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East Bay | Global Justice and Anti-Capitalism

A Call To Oakland's Non-Violent Movement: We Must Lead By Example
by Neil Frazier
Thursday Feb 2nd, 2012 12:56 PM
As a non-violent activist committed to social justice, I question where these advocates of brave, non-violent disobedience were when the police began shooting people with rubber bullets, tear gassing them, and shooting exploding concussion bombs into the crowd that was attempting to occupy the Kaiser building? Where were these voices, who now rise up to condemn the violence of the protesters in article after article, when they needed to be on the front line providing an example of a disciplined, resolute, and courageous non-violent response to the police attacks on protesters?
After the recent attempt by Occupy Oakland to occupy an abandoned building to create a community center like the one the city repeatedly destroyed at Oscar Grant Plaza, some non-violent activists have taken to the internet to denounce those who chose to throw objects at the police.

As a non-violent activist committed to social justice, I question where these advocates of brave, non-violent disobedience were when the police began shooting people with rubber bullets, tear gassing them, and shooting exploding concussion bombs into the crowd that was attempting to occupy the Kaiser building? Where were these voices, who now rise up to condemn the violence of the protesters in article after article, when they needed to be on the front line providing an example of a disciplined, resolute, and courageous non-violent response to the police attacks on protesters?

In video after video of the days events, you do not see anyone acting in the classic non-violent methods of disobedient response to the brutality of the police. Without a doubt, it is much harder to do so today, when police forces no longer have only the helmets and truncheons of the civil rights era with which to attack people face to face, but can now shoot activists from 500 yards away with incredibly painful weaponry while hiding behind enough riot gear to make them look like robo-cops incapable of any type of humanizing interaction with those who would choose the moral power of a non-violent response to their violence. But, this change of condition is no excuse for those who come out condemning violent protesters after the fact to only criticize while not providing any leadership or example. Dr. King was arrested at least 34 times during his struggle for civil rights and justice. That is what true leadership looks like.

Those who would condemn the actions of activist's violent responses to police brutality must show by example what a powerful non-violent response would look like. We must be there, on the front line, willing to sit down and refuse to move when tear gas, rubber bullets, and concussion grenades are going off all around us and injuring us. That is when the courage of our conviction to non-violence is tested and proven. That is when we prove the power of non-violence to oppose injustice.

Until we, the advocates of a non-violent response, can show the power of our convictions through our actions, we have no room to condemn violent protesters, especially when we do so while not also condemning the violent actions of the police in the same breath. We have no moral ground to stand on in this regard. We must build a moral high ground through the sacrifices of struggle. It is not automatically afforded to us without proving our commitment to non-violent resistance when it is tested the most.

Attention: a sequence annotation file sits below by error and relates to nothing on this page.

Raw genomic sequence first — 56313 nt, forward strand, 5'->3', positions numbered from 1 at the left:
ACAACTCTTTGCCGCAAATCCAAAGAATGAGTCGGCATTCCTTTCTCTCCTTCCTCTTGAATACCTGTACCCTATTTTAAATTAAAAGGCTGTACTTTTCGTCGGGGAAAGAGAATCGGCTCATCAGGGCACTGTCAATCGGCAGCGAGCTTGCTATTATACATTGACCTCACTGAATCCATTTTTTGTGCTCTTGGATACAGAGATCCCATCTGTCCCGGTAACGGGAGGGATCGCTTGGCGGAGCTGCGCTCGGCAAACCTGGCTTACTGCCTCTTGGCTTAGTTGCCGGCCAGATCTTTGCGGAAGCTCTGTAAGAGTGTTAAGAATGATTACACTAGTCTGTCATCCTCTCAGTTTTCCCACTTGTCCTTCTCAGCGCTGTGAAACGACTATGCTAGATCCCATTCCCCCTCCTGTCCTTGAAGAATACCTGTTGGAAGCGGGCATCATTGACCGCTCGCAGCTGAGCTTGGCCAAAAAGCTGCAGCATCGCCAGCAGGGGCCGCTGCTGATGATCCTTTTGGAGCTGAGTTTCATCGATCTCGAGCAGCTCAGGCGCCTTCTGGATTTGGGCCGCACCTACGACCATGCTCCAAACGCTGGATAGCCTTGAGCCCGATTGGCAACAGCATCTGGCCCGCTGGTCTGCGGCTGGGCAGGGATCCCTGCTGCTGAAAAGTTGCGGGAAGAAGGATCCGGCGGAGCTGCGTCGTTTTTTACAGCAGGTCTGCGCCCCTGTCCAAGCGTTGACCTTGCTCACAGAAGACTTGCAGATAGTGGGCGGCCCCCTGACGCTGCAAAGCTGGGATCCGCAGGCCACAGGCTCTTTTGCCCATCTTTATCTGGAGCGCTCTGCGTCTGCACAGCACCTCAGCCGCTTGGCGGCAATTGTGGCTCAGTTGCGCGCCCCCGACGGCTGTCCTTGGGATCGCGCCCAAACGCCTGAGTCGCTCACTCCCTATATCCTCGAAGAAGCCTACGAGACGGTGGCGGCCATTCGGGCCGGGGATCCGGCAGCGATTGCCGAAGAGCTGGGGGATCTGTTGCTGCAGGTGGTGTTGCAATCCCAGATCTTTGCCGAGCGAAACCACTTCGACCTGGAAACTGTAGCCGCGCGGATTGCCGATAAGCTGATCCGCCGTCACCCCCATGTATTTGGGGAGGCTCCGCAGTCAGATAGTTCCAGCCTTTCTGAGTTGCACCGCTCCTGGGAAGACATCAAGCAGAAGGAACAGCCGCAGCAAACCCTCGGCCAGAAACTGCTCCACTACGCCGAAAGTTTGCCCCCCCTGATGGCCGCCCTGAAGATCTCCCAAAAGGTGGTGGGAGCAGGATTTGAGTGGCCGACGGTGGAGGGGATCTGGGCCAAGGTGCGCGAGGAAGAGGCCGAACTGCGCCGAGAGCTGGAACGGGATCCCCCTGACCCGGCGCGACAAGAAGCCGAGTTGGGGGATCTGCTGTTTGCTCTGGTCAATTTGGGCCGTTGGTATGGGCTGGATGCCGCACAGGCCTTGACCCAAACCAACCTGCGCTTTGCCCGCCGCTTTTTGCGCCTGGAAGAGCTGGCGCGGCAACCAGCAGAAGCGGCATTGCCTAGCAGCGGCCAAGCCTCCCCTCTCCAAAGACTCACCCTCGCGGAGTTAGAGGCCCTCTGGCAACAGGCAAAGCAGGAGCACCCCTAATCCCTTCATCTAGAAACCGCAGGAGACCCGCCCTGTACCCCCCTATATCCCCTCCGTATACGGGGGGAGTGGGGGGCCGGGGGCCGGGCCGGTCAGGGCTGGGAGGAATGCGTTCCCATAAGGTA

Non-violence can be an incredibly powerful response to violence by institutions because it can clearly show who the violent side is and which side is fighting a moral struggle, rather than a military one. I envision the next time Occupy Oakland is attacked by the police a group of activists committed to non-violence refusing to move or turn our focus onto those activists throwing objects when the police attack, and using the moral power of our refusal to move to expose the violence that keeps buildings empty while the homeless sleep on the streets. Only then can our plea for a non-violent struggle be taken seriously.

In the civil rights era, non-violent activists were beaten, bloodied, jailed, and even murdered while retaining a fierce commitment to non-violence. If we use their struggle as an example for the Occupy movement to emulate, we must be willing to make those same sacrifices. If we aren't, our words will continue to ring hollow, and the youth, seeing no other viable alternative in practice, will continue to defend themselves from the modern-day long range police assaults on the streets with their own long-range responses of rocks, bottles, and other violent means that take away our moral power to shame the system into ending it's policy of defending abandoned buildings and the rule of the 1% with vicious violence.

We must be the change we wish to see within the movement, even more so than in the world at large, and we must provide an example, not of the condemnation of violent activists -- which is an argument all too easy for those opposing the movement against economic inequality to use to their own advantage -- but, rather, of a path forward for those in the struggle beside us. A non-violent path that overwhelms the guns and chemical weapons of the modern riot police with a refusal to be moved and a refusal to stop demanding social justice.

Only when we begin to lead by example will people once again come to understand the meaning of "we shall not be moved" and "we shall overcome." And if we can find the courage of our convictions, we surely will overcome their morally bankrupt violence and achieve Dr. King's dream of equality.

Comments  (Hide Comments)

by Another pseudonym